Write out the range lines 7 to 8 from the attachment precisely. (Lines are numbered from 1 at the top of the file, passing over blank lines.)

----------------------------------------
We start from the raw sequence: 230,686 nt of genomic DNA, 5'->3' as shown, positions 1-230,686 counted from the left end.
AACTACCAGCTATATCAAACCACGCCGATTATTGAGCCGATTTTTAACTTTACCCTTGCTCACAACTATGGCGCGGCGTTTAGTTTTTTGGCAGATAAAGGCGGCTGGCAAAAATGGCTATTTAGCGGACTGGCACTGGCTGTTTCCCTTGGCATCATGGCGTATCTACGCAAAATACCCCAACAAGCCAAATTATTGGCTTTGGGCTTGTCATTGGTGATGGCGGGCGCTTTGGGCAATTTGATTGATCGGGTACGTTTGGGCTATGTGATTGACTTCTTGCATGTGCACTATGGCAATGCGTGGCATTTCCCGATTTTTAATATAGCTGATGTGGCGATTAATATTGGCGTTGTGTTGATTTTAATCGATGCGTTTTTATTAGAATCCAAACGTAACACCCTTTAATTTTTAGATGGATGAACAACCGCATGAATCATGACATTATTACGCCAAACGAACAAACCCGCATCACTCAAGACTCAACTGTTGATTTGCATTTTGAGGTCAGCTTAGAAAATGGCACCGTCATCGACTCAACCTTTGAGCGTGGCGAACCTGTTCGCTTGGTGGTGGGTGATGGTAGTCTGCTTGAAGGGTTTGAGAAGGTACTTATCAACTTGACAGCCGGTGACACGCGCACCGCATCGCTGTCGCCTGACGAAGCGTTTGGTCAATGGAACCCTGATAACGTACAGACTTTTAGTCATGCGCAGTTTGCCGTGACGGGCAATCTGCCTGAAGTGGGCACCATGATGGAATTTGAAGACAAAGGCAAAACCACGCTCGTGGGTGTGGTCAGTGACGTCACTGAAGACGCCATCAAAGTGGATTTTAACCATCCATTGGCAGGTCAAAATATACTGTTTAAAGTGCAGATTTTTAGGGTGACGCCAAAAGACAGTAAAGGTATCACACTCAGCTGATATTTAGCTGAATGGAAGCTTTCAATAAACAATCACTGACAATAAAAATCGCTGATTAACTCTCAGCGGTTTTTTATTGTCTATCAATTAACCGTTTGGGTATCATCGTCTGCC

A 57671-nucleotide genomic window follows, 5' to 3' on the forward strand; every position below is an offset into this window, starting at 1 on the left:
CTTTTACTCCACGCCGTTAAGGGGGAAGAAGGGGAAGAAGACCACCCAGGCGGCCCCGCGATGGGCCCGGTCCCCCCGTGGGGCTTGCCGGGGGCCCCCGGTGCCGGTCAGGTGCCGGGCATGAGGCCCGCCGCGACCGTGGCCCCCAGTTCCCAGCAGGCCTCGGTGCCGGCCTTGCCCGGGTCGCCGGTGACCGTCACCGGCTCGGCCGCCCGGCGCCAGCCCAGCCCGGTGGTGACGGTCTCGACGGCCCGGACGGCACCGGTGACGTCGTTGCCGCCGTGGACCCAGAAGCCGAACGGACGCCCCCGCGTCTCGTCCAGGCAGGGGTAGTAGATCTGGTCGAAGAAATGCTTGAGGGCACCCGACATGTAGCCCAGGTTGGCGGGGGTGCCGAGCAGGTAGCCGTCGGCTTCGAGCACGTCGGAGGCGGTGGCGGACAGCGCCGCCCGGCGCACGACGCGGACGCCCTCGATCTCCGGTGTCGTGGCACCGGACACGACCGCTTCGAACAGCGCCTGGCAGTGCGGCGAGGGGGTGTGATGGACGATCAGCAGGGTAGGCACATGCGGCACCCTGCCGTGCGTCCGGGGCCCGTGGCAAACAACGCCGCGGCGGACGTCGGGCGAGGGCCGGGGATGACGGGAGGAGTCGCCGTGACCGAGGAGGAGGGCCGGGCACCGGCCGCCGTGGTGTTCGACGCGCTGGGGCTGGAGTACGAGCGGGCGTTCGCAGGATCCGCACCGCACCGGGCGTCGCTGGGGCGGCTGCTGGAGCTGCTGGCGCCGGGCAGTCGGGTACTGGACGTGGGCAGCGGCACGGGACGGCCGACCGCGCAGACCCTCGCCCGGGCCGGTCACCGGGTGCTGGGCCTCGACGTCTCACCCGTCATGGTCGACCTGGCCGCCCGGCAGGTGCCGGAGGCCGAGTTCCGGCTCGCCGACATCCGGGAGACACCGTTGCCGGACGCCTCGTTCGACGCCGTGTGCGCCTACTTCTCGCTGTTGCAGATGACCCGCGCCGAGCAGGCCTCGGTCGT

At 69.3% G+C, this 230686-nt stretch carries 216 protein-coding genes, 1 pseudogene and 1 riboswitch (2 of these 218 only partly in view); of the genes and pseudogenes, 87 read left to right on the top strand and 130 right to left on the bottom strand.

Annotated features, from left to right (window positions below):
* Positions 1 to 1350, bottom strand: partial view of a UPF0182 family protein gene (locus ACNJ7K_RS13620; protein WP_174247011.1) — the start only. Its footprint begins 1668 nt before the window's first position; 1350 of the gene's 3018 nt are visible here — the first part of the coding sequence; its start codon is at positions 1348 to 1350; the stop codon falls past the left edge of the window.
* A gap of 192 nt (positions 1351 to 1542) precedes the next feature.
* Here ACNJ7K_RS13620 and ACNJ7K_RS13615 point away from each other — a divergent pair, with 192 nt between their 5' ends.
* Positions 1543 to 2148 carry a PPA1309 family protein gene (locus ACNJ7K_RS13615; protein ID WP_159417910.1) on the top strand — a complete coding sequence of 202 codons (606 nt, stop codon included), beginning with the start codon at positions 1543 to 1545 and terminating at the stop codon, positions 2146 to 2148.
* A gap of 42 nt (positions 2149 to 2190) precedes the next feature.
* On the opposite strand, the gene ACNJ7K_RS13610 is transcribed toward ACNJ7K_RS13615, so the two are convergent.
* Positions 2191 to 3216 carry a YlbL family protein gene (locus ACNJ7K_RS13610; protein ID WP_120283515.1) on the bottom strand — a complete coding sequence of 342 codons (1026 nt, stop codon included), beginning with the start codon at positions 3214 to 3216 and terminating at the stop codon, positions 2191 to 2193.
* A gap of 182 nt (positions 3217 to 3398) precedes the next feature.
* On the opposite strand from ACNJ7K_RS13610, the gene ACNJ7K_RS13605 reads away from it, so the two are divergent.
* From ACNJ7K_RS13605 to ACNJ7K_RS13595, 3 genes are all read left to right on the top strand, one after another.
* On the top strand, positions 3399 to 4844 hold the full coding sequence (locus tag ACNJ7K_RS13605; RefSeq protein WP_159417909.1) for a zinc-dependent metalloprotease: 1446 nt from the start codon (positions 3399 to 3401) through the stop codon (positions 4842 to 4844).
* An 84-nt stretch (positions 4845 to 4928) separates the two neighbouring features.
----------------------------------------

* Positions 1 to 1350, bottom strand: partial view of a UPF0182 family protein gene (locus ACNJ7K_RS13620; protein WP_174247011.1) — the start only. Its footprint begins 1668 nt before the window's first position; 1350 of the gene's 3018 nt are visible here — the first part of the coding sequence; its start codon is at positions 1348 to 1350; the stop codon falls past the left edge of the window.
* A gap of 192 nt (positions 1351 to 1542) precedes the next feature.